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Pace University

2007

Pace Law Faculty Publications

NYLJ

Articles 1 - 6 of 6

Full-Text Articles in Law

Year In Review: 2007'S Most Significant Land Use Cases, John R. Nolon, Jessica A. Bacher Dec 2007

Year In Review: 2007'S Most Significant Land Use Cases, John R. Nolon, Jessica A. Bacher

Pace Law Faculty Publications

New York courts busily decided a multitude of land use cases due to the increased growth in magnitude and complexity of land use issues. This year, as in the past, the authors provide a summary describing some of the most crucial New York land use cases. This year’s cases include the following topics: review of local board action, takings law, eminent domain, enforcement, jurisdiction, religious land uses, standing, moratoria, and New York’s State Environmental Quality Review Act (SEQRA).


Municipal Lobbying: Regulations May Affect Land Use Practitioners, John R. Nolon Oct 2007

Municipal Lobbying: Regulations May Affect Land Use Practitioners, John R. Nolon

Pace Law Faculty Publications

Land use and real estate attorneys may find their practice areas impacted by recently passed lobbying legislation in both New York state, and New York City that require burdensome requirements for lawyers whose clients are seeking legislative action. This article explores the history of New York lobbying legislation, recent amendments to the lobbying laws, and the impact that lobbying legislation has on the practice of law. Notably, this review explores Article 1-A of the Legislative Law (known as the “Lobbying Act”) and the Public Employee Ethics Reform Act, both of which expanded the definition of lobbying, and significantly changed the ...


Clustered Zoning Approaches Reduce Congestion, John R. Nolon Aug 2007

Clustered Zoning Approaches Reduce Congestion, John R. Nolon

Pace Law Faculty Publications

The effect of local zoning on our lives usually goes unnoticed despite its profound influence on human behavior. Zoning controls where we live and work, how we get from point A to point B, and what sort of homes we live in. This article provides examples of successful transit-oriented development projects at the local level as well as how state and federal government can contribute to the clustering effort via financing and research programs as well as providing appropriate infrastructure.


Transit Orientation Reduces Car Dependency, John R. Nolon, Jessica A. Bacher Jun 2007

Transit Orientation Reduces Car Dependency, John R. Nolon, Jessica A. Bacher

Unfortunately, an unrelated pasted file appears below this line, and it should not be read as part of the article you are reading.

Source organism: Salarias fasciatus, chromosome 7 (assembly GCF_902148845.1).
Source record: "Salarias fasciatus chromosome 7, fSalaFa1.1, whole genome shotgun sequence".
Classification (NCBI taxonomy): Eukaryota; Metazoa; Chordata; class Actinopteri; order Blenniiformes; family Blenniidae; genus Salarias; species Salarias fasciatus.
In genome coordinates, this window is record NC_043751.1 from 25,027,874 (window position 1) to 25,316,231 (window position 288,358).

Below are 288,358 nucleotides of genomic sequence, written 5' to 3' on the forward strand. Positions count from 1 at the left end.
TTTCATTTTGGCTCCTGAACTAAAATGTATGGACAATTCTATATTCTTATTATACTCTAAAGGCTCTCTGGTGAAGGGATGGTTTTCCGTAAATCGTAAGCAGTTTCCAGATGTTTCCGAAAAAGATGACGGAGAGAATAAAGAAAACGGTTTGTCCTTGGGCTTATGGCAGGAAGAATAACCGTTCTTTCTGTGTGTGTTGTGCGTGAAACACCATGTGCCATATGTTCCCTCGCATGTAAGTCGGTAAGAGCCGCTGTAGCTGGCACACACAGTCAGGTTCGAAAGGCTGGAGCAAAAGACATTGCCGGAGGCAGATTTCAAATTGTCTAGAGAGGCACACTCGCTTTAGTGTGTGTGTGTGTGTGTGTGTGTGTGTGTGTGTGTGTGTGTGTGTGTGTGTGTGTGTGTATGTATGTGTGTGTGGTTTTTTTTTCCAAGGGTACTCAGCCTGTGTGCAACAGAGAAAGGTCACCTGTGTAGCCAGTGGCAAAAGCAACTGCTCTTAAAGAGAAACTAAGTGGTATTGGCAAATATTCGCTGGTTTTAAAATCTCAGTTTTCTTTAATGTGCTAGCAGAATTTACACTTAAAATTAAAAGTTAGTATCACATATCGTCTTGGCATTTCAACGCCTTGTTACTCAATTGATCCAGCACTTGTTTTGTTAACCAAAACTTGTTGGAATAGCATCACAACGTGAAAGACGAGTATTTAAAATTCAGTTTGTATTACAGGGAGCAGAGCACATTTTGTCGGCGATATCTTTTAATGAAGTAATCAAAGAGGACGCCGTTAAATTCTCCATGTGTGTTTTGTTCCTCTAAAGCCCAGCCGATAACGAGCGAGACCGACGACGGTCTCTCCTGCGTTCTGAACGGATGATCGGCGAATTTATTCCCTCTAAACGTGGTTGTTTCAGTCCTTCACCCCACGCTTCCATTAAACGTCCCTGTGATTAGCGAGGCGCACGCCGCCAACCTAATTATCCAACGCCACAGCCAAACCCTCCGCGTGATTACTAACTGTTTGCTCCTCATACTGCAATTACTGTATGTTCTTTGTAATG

Pace Law Faculty Publications

Urban dwellers emit less greenhouse gases per capita than their suburban or rural counterparts because urban environments are conducive to less automobile travel and require less energy to heat or cool their smaller urban living quarters. This article addresses the need for a more comprehensive transit oriented land use paradigm by taking the reader through a step-by-step approach to accomplishing this goal. The suggested model exemplifies the complexity of amending community planning and the importance of incorporating several different groups of people into the planning process. These groups include municipal, state, and federal governments, research groups, developers, and regional transportation ...


Global Warming: Zoning May Be An Antidote To Climate Change, John R. Nolon, Jessica A. Bacher Apr 2007

Global Warming: Zoning May Be An Antidote To Climate Change, John R. Nolon, Jessica A. Bacher

Pace Law Faculty Publications

Through the use of transit oriented development (TOD) several New York municipalities have transformed into more sustainable communities by reducing greenhouse gas emissions. Contrary to popular belief, these municipalities proved that reduction of emissions is possible while still expanding economic growth. This article highlights several success stories in a variety of community landscapes beginning with a look at urban redevelopment in Yonkers, White Plains, and New Rochelle, New York, and then transitions to suburban success stories in Orangetown, and several municipalities along the Bear Mountain Parkway.


Didden V. Port Chester: Placing Eminent Domain Debate In Proper Perspective, John R. Nolon, Jessica A. Bacher Feb 2007

Didden V. Port Chester: Placing Eminent Domain Debate In Proper Perspective, John R. Nolon, Jessica A. Bacher

Pace Law Faculty Publications

Controversy often arises when landowners in blighted areas resist government driven urban-renewal condemnation of their property. Often, these urban-renewal areas, the scope of which is determined after extensive study, are condemned and transferred to a private developer who has an overall plan for the entire designated area. This article discusses the issues that arise when private property interests are overridden by public interests and how urban renewal will help revitalize the economies of troubled inner-city regions.